FIJ Marmalade Mastery Challenge

Grapefruit marmalade, recipe c. 1905

Once again, it has been absolutely ages since I’ve posted anything. Unfortunately, the Historical Food Fortnightly isn’t happening this year but don’t worry. This year, Marisa McClellan over at Food in Jars is running a challenge encouraging people to master different types of preserving. Given that food preservation was so important for historical cooks, I thought I’d give it a go. The January challenge was to make marmalade and I’m too late to enter the official challenge (gee, what a surprise!) but my marmalade is done.

 

We’ve got some really lovely grapefruit available at the moment, they’re super sweet and juicy. Because I had all these grapefruits, I didn’t want a mixed fruit marmalade recipe, but pure grapefruit recipes were actually quite hard to find.

The Recipe

In the end, I stumbled across this recipe from the Los Angeles Times Cook Book No. 2 which was published around 1905.

 

No. 3 GRAPEFRUIT MARMALADE –

Take four large fruit, slice thin and remove seeds; for each pound of fruit add one pint of water. Let stand twenty-four hours; boil twenty minutes until tender; stand again twenty-four hours. For each pound of fruit add one pound of sugar and boil till jellied.[1]

 

The cookbook was one of a series published in the early 20th century by the LA Times Newspaper. They collated recipes from readers and entrants into their recipe competitions, and many are attributed to particular people.

 

This is a whole fruit marmalade, which means that it contains the whole fruit. On the upside, using the whole fruit means that you get more product and that there is very little waste. On the downside, it makes the marmalade very bitter. I quite like marmalade, but I’d have to say that this is really a bit too bitter for my taste. It makes for a bit of a conundrum because the marmalade smells so good that you want to eat more and more of it, but then you get hit by this medicinal aftertaste that makes you regret the decision.

 

Luckily, the marmalade is going to be great as a glaze for roast meat so it will get used eventually. I’ve also used it to make this ricotta tart, which isn’t historical but does have a very medieval flavour profile with the ricotta, pine nuts and orange water (rosewater makes a good substitute too).

[1] The Los Angeles Times, Los Angeles Times Cook Book No. 2, 74.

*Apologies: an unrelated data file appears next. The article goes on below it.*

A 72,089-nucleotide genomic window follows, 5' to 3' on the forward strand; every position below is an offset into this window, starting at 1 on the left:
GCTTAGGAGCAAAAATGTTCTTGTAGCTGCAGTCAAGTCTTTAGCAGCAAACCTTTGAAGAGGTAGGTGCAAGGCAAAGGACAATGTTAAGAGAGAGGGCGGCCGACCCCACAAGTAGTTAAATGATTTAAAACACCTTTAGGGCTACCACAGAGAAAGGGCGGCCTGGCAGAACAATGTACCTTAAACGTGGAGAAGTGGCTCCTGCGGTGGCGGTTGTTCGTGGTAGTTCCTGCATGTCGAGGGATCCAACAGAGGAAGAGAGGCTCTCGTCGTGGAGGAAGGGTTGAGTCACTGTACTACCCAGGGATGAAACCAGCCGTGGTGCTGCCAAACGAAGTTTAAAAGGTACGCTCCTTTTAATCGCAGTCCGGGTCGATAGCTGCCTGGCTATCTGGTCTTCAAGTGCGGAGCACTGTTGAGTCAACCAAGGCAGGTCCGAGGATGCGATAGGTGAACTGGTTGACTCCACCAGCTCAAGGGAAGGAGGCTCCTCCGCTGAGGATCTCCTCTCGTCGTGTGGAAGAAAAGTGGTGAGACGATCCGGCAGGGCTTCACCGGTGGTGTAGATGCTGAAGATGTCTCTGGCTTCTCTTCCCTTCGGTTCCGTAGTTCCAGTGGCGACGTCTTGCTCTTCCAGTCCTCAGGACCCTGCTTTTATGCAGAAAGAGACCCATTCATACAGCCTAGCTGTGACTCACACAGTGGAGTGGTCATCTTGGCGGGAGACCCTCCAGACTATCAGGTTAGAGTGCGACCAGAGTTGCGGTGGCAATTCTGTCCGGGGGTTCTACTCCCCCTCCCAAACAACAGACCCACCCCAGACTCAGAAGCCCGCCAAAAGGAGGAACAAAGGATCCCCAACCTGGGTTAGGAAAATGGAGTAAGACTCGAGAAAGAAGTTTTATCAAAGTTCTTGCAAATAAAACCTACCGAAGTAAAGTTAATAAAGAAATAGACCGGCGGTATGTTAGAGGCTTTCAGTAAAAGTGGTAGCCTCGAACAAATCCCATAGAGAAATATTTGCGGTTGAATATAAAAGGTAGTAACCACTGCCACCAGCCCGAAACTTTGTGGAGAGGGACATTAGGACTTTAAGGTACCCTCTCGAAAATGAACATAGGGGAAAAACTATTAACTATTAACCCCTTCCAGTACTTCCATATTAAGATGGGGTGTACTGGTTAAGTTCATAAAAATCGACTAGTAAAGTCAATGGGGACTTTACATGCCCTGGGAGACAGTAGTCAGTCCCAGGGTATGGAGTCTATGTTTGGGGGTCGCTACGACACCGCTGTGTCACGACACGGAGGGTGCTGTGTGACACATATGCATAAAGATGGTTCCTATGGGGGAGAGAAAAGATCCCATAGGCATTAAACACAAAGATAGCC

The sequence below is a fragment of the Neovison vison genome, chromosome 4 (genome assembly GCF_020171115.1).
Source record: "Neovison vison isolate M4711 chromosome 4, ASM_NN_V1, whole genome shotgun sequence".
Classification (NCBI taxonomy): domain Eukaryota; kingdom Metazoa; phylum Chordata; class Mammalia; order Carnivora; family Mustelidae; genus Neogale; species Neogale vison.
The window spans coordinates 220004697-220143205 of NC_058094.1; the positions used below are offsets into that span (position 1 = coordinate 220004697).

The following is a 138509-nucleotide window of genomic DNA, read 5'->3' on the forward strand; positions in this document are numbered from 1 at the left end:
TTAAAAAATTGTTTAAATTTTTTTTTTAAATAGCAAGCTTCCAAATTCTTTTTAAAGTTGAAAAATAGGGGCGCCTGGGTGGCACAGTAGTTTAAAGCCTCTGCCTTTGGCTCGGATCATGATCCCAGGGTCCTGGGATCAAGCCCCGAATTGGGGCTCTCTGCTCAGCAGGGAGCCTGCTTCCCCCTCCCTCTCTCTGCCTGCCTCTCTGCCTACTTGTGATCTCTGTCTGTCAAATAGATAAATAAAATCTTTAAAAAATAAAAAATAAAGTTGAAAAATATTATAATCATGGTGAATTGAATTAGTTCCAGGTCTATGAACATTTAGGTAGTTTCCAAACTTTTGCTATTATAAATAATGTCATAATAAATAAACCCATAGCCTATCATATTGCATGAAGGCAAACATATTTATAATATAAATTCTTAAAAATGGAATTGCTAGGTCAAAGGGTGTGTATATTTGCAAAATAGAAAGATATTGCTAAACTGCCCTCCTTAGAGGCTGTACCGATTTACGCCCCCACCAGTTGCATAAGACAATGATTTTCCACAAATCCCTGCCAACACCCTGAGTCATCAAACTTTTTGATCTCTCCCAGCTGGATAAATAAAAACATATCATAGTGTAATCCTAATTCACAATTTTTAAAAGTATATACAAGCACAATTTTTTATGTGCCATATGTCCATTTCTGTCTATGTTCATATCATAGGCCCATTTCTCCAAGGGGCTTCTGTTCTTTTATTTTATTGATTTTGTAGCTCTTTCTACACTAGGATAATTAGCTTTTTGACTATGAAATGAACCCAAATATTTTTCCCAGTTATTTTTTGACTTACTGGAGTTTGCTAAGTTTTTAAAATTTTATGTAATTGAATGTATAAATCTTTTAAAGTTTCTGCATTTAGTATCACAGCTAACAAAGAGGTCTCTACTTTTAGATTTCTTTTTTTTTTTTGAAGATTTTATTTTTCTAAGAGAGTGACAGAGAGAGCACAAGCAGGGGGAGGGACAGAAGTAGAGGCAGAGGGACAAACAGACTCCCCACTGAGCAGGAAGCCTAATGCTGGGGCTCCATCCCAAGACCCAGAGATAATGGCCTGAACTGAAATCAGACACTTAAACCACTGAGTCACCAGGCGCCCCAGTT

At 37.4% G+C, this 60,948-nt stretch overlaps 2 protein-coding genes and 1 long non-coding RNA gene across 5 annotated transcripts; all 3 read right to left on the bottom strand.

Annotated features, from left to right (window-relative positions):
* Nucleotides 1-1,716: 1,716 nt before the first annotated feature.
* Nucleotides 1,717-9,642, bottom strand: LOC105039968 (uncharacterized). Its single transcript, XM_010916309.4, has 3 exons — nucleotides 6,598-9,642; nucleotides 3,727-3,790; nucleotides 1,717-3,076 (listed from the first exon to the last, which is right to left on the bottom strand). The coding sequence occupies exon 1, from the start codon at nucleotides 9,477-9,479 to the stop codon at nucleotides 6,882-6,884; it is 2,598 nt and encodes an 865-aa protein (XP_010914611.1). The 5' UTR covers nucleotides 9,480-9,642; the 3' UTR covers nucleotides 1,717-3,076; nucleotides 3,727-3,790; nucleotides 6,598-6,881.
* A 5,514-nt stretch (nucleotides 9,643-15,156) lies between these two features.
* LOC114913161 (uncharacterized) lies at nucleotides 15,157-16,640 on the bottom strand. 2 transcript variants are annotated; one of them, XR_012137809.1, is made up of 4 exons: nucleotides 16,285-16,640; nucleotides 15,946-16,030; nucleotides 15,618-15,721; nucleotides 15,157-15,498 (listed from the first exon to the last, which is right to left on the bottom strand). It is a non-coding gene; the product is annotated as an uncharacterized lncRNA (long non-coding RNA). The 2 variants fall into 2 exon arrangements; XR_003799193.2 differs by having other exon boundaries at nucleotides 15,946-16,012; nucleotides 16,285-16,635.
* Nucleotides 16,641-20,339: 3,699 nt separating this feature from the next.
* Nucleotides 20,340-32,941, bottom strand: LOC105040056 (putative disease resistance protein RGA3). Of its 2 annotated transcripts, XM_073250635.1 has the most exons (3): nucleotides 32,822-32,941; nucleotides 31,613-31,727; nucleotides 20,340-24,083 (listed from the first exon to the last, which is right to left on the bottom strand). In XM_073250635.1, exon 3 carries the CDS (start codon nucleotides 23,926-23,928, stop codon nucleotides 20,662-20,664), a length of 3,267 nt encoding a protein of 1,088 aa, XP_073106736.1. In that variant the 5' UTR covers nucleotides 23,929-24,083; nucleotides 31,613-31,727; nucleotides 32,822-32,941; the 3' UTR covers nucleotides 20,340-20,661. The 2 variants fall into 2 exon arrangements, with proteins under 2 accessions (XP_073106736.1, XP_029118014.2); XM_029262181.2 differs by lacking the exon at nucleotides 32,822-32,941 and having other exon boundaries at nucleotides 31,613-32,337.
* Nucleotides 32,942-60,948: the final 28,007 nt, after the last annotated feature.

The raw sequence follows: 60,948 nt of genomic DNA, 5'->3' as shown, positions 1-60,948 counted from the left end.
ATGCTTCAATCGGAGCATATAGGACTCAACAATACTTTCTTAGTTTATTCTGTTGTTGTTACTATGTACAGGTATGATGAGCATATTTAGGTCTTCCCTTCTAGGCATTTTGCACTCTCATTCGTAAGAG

Grapefruit marmalade, recipe c. 1905

The Redaction

Grapefruit Marmalade

4 grapefruits, ripe

Water

Granulated sugar

 

  1. Scrub the outside of your grapefruit well to remove any wax. Slice them as thinly as possible, removing the ends with no flesh and any seeds. Weight them and place them in a large bowl with 475ml of water for each 450g of fruit. Cover and place in refrigerator for 24 hours.
  2. The next day, transfer the fruit and water to a large saucepan. Bring the mixture to the boil and boil for 20 minutes or until the grapefruit rind is soft. Allow to cool, then cover and place in the refrigerator for another 24 hours.
  3. The following day, weigh the fruit mixture. Place it in a large saucepan with an equal weight of sugar. Bring the mixture to the boil and cook until it is jellied. You can test for set by putting a small spoonful on a cold saucer. If you push it with your finger and the top of the jelly wrinkles, then it is ready (for full instructions see Food in Jars).
  4. Spoon into sterilised jars and cover.

 

 

The Round-Up

The Recipe: Grapefruit Marmalade from the Los Angeles Times Cook Book No. 2 

The Date: c. 1905

How did you make it? See above.

Time to complete?:3 days

How successful was it?: I had a lot of difficulty getting it to set, even when the temperature was at 105˚C. In the end, it didn’t set the first time that I bottled it. I boiled it up again the next day and it eventually set very nicely. I’ve had this problem with marmalade before, more so than with other jams. Apparently I’ve still got a while to go before I can claim to have mastered marmalades!

How accurate?: Given that the recipe is so simple, I’d say it’s pretty accurate. The biggest difference is probably to do with the variety of grapefruits which would have been used in California in the early 1900s. Presumably grapefruits have been bred to be sweeter over time, and they certainly have been bred to have less seeds. I also wasn’t sure if the slices where the right shape, or thin enough. Perhaps they should have been semi-circles instead, and that might have allowed for thinner slices.

Grapefruit marmalade, recipe c. 1905

References

The Los Angeles Times. Los Angeles Times Cook Book No. 2. Los Angeles, California: The Times-Mirror Company, 1905.

 

 

 

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